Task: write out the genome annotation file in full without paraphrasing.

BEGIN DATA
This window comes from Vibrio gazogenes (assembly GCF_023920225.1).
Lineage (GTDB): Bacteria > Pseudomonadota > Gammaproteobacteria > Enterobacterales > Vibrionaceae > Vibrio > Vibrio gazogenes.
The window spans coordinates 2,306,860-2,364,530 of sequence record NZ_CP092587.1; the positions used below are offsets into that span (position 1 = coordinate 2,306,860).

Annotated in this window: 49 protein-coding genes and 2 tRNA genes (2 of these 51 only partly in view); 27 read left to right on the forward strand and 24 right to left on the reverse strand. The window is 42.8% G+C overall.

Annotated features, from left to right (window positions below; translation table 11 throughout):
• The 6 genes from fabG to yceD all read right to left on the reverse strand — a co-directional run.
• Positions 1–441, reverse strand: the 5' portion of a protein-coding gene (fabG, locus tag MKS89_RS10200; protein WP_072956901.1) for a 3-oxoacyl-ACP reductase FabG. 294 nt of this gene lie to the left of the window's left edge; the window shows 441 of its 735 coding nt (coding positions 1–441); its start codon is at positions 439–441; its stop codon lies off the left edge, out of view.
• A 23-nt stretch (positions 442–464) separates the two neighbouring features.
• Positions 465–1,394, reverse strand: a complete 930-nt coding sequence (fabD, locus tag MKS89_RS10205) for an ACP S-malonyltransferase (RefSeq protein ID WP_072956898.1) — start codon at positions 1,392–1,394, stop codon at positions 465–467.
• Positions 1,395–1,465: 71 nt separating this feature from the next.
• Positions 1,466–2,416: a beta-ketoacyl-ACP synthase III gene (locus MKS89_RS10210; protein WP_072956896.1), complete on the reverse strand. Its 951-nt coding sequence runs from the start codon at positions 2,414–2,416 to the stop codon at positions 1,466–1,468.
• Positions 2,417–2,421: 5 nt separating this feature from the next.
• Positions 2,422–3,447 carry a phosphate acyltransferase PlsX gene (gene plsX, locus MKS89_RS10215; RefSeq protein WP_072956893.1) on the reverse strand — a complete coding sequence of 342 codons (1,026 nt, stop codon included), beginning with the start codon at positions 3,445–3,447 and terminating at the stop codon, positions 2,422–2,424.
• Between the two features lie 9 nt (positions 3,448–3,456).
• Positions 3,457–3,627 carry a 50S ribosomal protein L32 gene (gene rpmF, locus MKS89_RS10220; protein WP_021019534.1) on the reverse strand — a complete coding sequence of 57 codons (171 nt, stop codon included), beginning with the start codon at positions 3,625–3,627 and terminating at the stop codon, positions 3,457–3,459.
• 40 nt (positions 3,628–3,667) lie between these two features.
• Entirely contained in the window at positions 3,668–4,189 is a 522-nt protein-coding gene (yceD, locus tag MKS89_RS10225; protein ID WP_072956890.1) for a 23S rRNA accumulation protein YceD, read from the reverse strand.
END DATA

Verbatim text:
This window comes from Vibrio gazogenes (assembly GCF_023920225.1).
Lineage (GTDB): Bacteria > Pseudomonadota > Gammaproteobacteria > Enterobacterales > Vibrionaceae > Vibrio > Vibrio gazogenes.
The window spans coordinates 2,306,860-2,364,530 of sequence record NZ_CP092587.1; the positions used below are offsets into that span (position 1 = coordinate 2,306,860).

Annotated in this window: 49 protein-coding genes and 2 tRNA genes (2 of these 51 only partly in view); 27 read left to right on the forward strand and 24 right to left on the reverse strand. The window is 42.8% G+C overall.

Annotated features, from left to right (window positions below; translation table 11 throughout):
• The 6 genes from fabG to yceD all read right to left on the reverse strand — a co-directional run.
• Positions 1–441, reverse strand: the 5' portion of a protein-coding gene (fabG, locus tag MKS89_RS10200; protein WP_072956901.1) for a 3-oxoacyl-ACP reductase FabG. 294 nt of this gene lie to the left of the window's left edge; the window shows 441 of its 735 coding nt (coding positions 1–441); its start codon is at positions 439–441; its stop codon lies off the left edge, out of view.
• A 23-nt stretch (positions 442–464) separates the two neighbouring features.
• Positions 465–1,394, reverse strand: a complete 930-nt coding sequence (fabD, locus tag MKS89_RS10205) for an ACP S-malonyltransferase (RefSeq protein ID WP_072956898.1) — start codon at positions 1,392–1,394, stop codon at positions 465–467.
• Positions 1,395–1,465: 71 nt separating this feature from the next.
• Positions 1,466–2,416: a beta-ketoacyl-ACP synthase III gene (locus MKS89_RS10210; protein WP_072956896.1), complete on the reverse strand. Its 951-nt coding sequence runs from the start codon at positions 2,414–2,416 to the stop codon at positions 1,466–1,468.
• Positions 2,417–2,421: 5 nt separating this feature from the next.
• Positions 2,422–3,447 carry a phosphate acyltransferase PlsX gene (gene plsX, locus MKS89_RS10215; RefSeq protein WP_072956893.1) on the reverse strand — a complete coding sequence of 342 codons (1,026 nt, stop codon included), beginning with the start codon at positions 3,445–3,447 and terminating at the stop codon, positions 2,422–2,424.
• Between the two features lie 9 nt (positions 3,448–3,456).
• Positions 3,457–3,627 carry a 50S ribosomal protein L32 gene (gene rpmF, locus MKS89_RS10220; protein WP_021019534.1) on the reverse strand — a complete coding sequence of 57 codons (171 nt, stop codon included), beginning with the start codon at positions 3,625–3,627 and terminating at the stop codon, positions 3,457–3,459.
• 40 nt (positions 3,628–3,667) lie between these two features.
• Entirely contained in the window at positions 3,668–4,189 is a 522-nt protein-coding gene (yceD, locus tag MKS89_RS10225; protein ID WP_072956890.1) for a 23S rRNA accumulation protein YceD, read from the reverse strand.